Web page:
Dispatch from Washington: Is this full-scale 'Follies' bound for Broadway?
Starring in an out-of-town revival of a Stephen Sondheim musical has been a good route to Broadway lately -- the Raul Esparza "Company" came from Cincinnati in 2006, and Patti LuPone's "Gypsy" began at Chicago's Ravinia Festival before opening on Broadway in 2008.
The big question for musical theater fans this summer: Will the stars of the Kennedy Center's deluxe staging of Sondheim's 1971 musical, "Follies," be enough to move it to New York after its brief run closes on Sunday?
It's been 10 years since "Follies" was seen last on Broadway, but there is no consensus about whether this $7.3-million production -- reportedly the most expensive musical ever staged in the nation's capital -- is going anywhere else. "Follies" takes place on the last night before an old theater is demolished. Will this production, like the Follies of the story, end when the curtain comes down?
Director Eric Schaeffer says it was never intended to tour -- but that he wouldn't rule out that it could. "We did it just to do it right here," he said, "and if something happens, it happens."
Die-hard Sondheim fans, of course, aren't waiting to find out. The Kennedy Center reports that 20% of the tickets are going to out-of-towners. Bernadette Peters, who plays Sally Durant, said, "People are definitely coming here to see it." On Memorial Day weekend, she said, she took the train home to New York and "a number people of on board said they had come down just for the show."
Peters recently starred in another Sondheim revival that transferred to Broadway, "A Little Night Music." But "Follies" is a tougher sell: It's less broadly comic, and though the score has some Sondheim classics ("I'm Still Here," "Losing My Mind"), it lacks a song of the magnitude of "Send in the Clowns." The deciding factor may be the cast. Peters says she would "probably" do it, but it would be tough to wrangle all the talent involved: multiple-Tony nominees Peters, Jan Maxwell, Linda Lavin and Danny Burstein in lead roles -- plus actors such as Elaine Paige (the original Evita and Grizabella in "Cats") and opera luminary Rosalind Elias in smaller roles.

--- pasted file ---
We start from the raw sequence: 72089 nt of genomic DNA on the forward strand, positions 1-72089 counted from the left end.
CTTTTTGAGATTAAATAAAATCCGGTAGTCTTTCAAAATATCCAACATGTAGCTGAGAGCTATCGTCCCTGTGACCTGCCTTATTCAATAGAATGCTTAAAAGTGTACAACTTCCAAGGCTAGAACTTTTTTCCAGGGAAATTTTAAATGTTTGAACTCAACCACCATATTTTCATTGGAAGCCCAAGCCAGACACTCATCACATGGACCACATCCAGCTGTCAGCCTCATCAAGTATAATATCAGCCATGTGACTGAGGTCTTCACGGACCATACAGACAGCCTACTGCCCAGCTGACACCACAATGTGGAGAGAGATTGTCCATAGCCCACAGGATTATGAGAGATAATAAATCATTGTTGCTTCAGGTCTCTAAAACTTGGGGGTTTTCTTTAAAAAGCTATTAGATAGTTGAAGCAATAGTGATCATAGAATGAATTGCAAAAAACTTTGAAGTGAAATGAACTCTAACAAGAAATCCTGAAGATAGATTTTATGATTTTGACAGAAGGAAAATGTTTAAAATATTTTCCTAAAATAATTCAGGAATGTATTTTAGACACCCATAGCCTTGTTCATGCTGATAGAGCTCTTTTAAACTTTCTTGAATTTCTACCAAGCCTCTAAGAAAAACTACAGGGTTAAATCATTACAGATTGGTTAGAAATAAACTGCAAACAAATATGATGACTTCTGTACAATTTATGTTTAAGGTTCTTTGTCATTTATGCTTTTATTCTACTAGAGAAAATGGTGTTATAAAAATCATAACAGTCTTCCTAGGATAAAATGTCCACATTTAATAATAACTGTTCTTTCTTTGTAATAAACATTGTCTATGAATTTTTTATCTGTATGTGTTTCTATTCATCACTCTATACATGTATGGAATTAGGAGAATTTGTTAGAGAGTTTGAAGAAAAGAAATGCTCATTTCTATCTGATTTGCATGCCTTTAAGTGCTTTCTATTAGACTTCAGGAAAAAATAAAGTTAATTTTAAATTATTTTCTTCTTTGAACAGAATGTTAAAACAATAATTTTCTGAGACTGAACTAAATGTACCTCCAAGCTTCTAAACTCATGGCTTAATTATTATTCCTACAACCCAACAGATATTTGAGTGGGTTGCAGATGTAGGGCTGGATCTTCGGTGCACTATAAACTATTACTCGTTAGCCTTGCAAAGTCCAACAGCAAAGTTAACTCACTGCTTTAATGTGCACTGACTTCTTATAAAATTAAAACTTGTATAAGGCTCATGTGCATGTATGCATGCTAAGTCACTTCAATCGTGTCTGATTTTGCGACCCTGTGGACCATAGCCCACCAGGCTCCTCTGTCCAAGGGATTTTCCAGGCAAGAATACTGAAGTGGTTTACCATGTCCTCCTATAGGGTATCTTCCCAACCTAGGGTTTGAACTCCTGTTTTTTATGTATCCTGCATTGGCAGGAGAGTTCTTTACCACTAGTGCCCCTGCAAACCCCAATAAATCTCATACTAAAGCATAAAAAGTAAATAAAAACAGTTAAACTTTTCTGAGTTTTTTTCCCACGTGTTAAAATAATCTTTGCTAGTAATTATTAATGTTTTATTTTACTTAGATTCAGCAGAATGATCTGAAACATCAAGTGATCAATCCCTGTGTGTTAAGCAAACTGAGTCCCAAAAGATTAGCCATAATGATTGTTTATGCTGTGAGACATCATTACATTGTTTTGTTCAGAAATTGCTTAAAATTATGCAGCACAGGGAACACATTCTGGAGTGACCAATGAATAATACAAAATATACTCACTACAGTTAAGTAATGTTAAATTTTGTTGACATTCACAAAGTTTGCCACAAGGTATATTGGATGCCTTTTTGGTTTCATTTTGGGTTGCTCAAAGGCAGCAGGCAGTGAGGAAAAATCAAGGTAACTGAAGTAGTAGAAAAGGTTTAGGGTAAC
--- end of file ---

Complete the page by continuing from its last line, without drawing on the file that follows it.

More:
The fact that these in-demand stage actors chose to spend two months in Washington testifies to the passion for "Follies." Maxwell, who said she had never heard of the show before, now calls it "a beautiful piece.... I've never experienced this type of artistic expression in a musical." Peters, who in "Night Music" was accompanied by only an eight-piece band, admits that "when I first heard the 28-piece orchestra start playing at run-through, I just started to cry."
"It's fascinating how many people are obsessed with it, who think it's the Holy Grail," Schaeffer said. He said he hasn't re-imagined the show in any novel way: "We wanted this to be the closest thing to the original people could experience."
Nor has he solved the trickier elements of the piece. As Clive Barnes noted in his review of the original 40 years ago, the high level of writing in both the dialogue and music raises "expectations that are never fulfilled" by the drama of the story as a whole.
Still, that production of "Follies" ran for more than a year, and Lavin, who plays the role of Hattie Walker in D.C., was at opening night on April 4, 1971.
"I remember the overwhelming sight and feel of it," she recalled. “It was just this huge, impactful, passionate piece of work ... with moments that I'll never forget."
A veteran of 15 Broadway shows, Lavin said she is aware that "people have been saying it's too expensive to take to New York." Indeed, the things that make this revival so special -- its 41-person cast, 28-piece orchestra and big set pieces -- will make this show less attractive to potential Broadway backers.
"This may be it," Lavin said. "Seeing 'Follies' in its full capacity, not a concert version, is a very rare occurrence. It's not the 'Rocky Horror Show' that you can count on coming around every other week."
-- James C. Taylor in Washington
Above: Jan Maxwell in "Follies" at the Kennedy Center in Washington. Credit: Joan Marcus